Across the country, 41 Australians die from a sudden cardiac arrest every single day. This is 41 families each day losing a loved one – it could be a mother, father, grandparent, daughter or son. 41 hearts, 41 tragedies every single day. And most of these deaths are completely preventable. If only an Automatic External Defibrillator (AED) was in reach. That’s why the Australian Hearts campaign is calling on the community, business and government to work together. We want to see an Australia where, if a friend or workmate has a heart attack, you’ll be able to find an AED within 3 minutes. We know if it can be done that fast, your friend has a real chance of making a full recovery. Improved access to AEDs isn’t just a good idea. It will ensure everyone gets a second chance at life. Show some heart, sign the petition to demand AEDs be mandatory in every workplace. We are all in this together, so let’s send a message to our decision-makers to mandate the use of AEDs in Australian workplaces, because we need to see AEDs within 3 minutes of 90 per cent of Australians. With 41 tragedies every day in Australia, let’s all help drive the change. https://lnkd.in/gANGdcC

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Tell everyone you are a lifesaver!

Join the Ambulance Victoria ‘Good Sam’ register.

Ambulance Victoria is maintaining a register of defibrillators so their ‘Good Sam’ responders can access this life-saving device faster than waiting for an ambulance.
Every minute that CPR and defibrillation are delayed reduces the person’s chance of survival by 10%. A fast response can make the difference between life and death.

AED Authority encourages every organisation with a defibrillator to register with Ambulance Victoria – just go to their website https://www.ambulance.vic.gov.au/community/community-partnerships/register-my-aed/

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Tom Petty – Sudden Cardiac Arrest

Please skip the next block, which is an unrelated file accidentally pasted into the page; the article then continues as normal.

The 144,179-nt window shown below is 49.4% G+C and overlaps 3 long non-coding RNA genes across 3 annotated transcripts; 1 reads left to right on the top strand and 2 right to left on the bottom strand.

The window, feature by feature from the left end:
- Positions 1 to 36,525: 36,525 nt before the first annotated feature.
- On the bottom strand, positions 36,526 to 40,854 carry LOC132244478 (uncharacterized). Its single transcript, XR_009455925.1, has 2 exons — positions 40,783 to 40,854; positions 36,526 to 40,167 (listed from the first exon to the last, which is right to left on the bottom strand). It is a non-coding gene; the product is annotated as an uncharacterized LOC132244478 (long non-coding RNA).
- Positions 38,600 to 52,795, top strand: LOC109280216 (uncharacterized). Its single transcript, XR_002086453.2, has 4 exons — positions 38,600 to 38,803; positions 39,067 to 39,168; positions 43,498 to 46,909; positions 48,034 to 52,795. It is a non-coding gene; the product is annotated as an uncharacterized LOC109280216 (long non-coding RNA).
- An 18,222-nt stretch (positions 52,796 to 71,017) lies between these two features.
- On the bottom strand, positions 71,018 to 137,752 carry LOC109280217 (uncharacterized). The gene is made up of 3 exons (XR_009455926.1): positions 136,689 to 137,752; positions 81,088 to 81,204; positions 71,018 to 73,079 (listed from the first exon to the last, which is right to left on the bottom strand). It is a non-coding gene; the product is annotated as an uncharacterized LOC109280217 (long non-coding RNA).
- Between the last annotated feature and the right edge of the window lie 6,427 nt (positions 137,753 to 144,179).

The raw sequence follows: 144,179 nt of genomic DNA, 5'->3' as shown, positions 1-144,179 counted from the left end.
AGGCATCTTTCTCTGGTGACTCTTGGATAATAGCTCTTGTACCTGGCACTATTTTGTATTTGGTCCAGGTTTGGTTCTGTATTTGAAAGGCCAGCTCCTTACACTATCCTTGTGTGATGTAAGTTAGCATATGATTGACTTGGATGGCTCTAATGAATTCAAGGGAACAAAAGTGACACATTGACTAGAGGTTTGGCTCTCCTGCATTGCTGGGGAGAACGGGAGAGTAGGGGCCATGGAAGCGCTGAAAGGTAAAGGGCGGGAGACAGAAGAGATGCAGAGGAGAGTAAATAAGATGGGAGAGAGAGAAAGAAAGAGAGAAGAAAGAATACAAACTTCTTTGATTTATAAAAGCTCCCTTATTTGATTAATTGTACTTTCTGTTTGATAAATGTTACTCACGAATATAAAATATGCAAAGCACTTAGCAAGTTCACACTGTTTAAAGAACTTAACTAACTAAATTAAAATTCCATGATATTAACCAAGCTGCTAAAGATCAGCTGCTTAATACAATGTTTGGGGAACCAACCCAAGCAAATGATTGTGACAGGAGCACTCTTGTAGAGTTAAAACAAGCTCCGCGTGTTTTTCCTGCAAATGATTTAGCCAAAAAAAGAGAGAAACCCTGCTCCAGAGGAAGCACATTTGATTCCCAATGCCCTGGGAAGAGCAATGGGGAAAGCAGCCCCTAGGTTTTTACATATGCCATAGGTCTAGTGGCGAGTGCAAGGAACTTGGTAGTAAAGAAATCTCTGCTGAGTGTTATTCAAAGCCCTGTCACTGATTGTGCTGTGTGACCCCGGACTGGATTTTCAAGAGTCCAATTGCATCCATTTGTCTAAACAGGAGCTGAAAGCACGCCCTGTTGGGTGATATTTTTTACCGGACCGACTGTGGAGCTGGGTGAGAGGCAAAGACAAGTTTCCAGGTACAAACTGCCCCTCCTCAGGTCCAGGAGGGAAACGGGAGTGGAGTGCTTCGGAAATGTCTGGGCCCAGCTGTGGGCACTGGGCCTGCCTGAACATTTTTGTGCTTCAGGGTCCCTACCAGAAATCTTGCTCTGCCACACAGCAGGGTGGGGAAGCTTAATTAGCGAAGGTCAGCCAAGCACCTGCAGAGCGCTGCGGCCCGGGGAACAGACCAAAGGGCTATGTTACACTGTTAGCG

Tom Petty – Sudden Cardiac Arrest (SCA)

The sad loss of  Tom Petty yesterday, struck down by a sudden cardiac arrest.

While the exact situation of what happened is not clear it highlights the shear randomness of SCA.

Also reminds us that we need more access to Defibrillators / AED’s.

A defibrillator is the only way to restart someones heart when SCA occurs.

Talk to your family and people at work about acquiring a defibrillator and guarding against SCA.

 

Sudden Cardiac Arrest

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Why Do I Need A Defibrillator / AED

The Vital First 10 Minutes

The most compelling reason as to why anyone needs to have a defibrillator on hand is that after the first 10 minutes of having a cardiac arrest your survival rates can drop to be less than 10% . The survival rate can drop between 7% to 10% for every minute the patient has to wait for defibrillation.

Our ambulance service and paramedics do a magnificent job with the resources they have available to them, but it doesn’t guarantee that they will get to a patient within that 10 minute window.

The latest Ambulance Victoria Report on ambulance response times  (1st Jan 2016-31st Mar 2016) shows that the state wide average response time for a code one incident (Sudden Cardiac Arrest included) reported that 75.6% of the time, the ambulance arrived less than or equal to 15 mins.  The state average response time was 13:01 with the best average time being Melbourne with 9:51, the worst areas being some rural locations where response times are greater than 20 mins. A quick check shows that these numbers are pretty similar for other states and territories in Australia.

Bearing in mind that early defibrillation and the first 10 mins is key to improving survival rates these numbers show is that survival rates from cardiac arrest can be dramatically improved if people, businesses, sporting clubs and organisations of all types have a defibrillator available to them, then more lives will be saved from cardiac arrest. 

We owe it to our family , workmates and fellow person to be equipped and ready with a defibrillator in the event of an emergency.

Contact us today for more information on a defibrillator that suits your requirements.